Territorial Scope and Geo-Blocking
Another common theme of the last few weeks is the way in which many organizations in the U.S. have seemingly overreacted by geo-blocking their websites to ensure that they are out of scope of the GDPR. While many prominent media organizations took this course of action, this led to a flurry of companies following suit or seeking urgent advice on whether they should do so. For some organizations based outside of the EU, this may have been the only option upon realizing, late in the day, that they may have been within the scope of the GDPR and were insufficiently prepared.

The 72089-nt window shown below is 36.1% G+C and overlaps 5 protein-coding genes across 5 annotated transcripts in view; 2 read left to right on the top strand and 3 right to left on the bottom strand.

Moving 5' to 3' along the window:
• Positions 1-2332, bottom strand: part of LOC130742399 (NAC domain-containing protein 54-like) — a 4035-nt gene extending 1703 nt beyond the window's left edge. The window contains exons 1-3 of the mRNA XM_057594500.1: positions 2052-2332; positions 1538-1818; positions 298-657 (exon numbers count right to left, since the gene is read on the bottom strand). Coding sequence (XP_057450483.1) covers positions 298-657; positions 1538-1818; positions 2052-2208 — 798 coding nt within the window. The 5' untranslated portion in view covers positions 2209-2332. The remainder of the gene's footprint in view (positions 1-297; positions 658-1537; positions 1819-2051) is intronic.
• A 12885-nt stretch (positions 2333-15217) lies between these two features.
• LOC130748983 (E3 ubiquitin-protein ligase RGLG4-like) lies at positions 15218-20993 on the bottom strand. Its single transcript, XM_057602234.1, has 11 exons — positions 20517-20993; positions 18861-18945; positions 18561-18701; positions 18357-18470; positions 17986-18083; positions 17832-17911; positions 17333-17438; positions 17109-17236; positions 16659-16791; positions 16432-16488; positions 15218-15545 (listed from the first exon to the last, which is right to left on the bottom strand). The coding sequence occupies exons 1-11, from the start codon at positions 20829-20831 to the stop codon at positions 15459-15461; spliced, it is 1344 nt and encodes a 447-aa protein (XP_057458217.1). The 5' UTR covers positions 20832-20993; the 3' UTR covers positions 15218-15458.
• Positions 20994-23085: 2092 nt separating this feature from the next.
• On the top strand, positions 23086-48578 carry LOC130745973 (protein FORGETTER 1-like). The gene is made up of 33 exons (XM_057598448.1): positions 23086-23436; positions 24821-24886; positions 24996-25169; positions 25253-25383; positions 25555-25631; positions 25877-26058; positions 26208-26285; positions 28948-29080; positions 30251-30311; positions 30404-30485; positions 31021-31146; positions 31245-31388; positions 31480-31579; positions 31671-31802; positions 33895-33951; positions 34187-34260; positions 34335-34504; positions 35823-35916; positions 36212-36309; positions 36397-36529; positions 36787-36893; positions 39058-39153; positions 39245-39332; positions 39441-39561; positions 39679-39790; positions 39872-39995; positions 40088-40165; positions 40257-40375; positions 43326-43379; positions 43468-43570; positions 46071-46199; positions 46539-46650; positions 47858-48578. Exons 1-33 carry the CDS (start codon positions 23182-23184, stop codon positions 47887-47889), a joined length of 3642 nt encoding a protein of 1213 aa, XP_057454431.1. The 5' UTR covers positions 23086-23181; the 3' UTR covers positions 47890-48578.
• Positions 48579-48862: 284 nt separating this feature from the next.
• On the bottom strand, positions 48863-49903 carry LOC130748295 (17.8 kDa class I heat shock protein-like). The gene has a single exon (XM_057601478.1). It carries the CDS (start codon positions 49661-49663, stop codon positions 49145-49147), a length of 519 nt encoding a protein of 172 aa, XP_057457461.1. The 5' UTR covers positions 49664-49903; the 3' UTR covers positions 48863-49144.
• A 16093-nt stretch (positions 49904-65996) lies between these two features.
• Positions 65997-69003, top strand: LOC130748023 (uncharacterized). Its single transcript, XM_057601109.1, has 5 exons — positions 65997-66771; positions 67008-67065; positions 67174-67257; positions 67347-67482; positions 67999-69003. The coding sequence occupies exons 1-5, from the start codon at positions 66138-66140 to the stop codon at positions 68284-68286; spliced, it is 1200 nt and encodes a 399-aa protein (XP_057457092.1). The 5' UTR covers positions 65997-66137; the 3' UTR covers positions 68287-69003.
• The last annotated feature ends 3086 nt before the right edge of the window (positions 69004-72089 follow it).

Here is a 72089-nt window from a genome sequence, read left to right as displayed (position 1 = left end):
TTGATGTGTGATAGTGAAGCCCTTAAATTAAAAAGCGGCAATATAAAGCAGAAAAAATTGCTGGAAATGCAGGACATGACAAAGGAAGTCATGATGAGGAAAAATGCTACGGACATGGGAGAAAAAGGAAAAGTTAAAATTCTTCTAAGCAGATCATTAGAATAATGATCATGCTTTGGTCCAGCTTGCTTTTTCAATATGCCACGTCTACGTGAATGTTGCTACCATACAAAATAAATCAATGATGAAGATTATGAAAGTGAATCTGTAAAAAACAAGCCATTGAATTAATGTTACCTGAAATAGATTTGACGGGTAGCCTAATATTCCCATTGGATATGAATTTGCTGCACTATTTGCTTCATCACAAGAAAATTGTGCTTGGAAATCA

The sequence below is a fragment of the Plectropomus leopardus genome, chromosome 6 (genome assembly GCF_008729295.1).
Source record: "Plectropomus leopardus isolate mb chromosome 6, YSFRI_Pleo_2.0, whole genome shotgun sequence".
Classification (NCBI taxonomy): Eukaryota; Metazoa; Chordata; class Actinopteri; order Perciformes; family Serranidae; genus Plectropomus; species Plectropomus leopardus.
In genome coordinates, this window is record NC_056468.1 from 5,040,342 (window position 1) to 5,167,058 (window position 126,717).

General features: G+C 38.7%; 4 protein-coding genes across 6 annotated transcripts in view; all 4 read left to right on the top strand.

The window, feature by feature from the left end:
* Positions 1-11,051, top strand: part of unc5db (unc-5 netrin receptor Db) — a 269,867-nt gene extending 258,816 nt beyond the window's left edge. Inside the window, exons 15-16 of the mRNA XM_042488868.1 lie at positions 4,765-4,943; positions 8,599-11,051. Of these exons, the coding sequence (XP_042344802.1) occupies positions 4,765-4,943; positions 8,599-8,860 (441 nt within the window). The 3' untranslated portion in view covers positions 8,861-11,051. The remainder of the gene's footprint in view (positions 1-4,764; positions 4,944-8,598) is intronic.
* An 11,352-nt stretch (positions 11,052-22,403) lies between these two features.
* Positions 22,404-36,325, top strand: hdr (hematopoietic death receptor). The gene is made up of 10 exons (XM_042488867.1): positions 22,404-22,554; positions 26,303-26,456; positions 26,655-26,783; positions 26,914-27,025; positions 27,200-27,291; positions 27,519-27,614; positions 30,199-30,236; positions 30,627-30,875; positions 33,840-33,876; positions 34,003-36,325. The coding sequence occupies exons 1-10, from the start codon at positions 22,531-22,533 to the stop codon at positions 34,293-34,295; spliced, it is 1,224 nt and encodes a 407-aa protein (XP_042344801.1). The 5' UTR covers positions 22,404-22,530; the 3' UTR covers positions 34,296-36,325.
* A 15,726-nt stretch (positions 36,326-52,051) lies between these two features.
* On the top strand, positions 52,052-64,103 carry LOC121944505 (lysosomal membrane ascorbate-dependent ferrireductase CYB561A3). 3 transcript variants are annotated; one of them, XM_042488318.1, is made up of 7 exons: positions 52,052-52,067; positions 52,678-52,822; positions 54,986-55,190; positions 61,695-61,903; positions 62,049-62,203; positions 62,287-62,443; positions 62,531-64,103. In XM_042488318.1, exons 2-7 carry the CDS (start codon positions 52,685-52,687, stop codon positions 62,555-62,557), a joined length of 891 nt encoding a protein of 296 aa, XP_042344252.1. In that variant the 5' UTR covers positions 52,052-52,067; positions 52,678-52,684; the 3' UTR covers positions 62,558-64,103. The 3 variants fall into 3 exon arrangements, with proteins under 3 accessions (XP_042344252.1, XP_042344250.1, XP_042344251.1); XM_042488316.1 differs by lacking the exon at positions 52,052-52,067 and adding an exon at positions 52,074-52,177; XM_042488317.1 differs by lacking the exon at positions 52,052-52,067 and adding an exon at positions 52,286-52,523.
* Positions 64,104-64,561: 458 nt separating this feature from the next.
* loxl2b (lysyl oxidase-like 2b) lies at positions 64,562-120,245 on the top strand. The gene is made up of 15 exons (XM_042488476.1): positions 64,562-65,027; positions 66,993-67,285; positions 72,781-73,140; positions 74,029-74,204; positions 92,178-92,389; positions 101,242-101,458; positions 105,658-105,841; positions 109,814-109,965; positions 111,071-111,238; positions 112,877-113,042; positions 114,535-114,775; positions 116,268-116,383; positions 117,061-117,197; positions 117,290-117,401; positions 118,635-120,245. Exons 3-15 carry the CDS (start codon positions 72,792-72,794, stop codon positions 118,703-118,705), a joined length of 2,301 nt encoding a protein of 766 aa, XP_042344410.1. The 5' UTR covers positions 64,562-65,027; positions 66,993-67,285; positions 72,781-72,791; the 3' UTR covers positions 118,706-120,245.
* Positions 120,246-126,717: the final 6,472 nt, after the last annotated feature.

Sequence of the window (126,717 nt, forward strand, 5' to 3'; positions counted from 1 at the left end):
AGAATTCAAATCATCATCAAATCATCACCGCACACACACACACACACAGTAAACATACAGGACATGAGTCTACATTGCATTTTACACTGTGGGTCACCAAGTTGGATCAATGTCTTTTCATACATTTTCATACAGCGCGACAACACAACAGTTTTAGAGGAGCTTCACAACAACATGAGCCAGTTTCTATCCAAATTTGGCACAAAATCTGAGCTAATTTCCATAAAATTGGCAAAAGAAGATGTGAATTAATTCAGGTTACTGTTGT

Unfortunately, there remains a significant degree of uncertainty regarding the precise territorial scope of the GDPR. This has led to sweeping generalizations in much reporting and commentary, which often suggests that any contact with the personal data of an EU resident will bring an organization within scope. This simply is not the case. The GDPR applies to companies established in the EU, and also to companies which offer goods or services to EU residents or monitor their behavior. Neither concept is particularly well-defined. Critically, the mere fact that an organization collects EU personal data through a globally accessible website does not mean that the GDPR automatically applies. Generally, there needs to be some form of targeting of EU residents through, for example, the use of local languages or local currencies. Some organizations may, due to their operational structures, data collection mechanisms, and processing operations, need to adopt geo-blocking to ensure they remain out of scope. For many organizations, this is not necessary or advisable. It is simply not necessary to block EU residents from accessing a U.S.-based website and submitting personal data through that website. Such actions by EU residents would not, in themselves, bring a U.S. website within scope.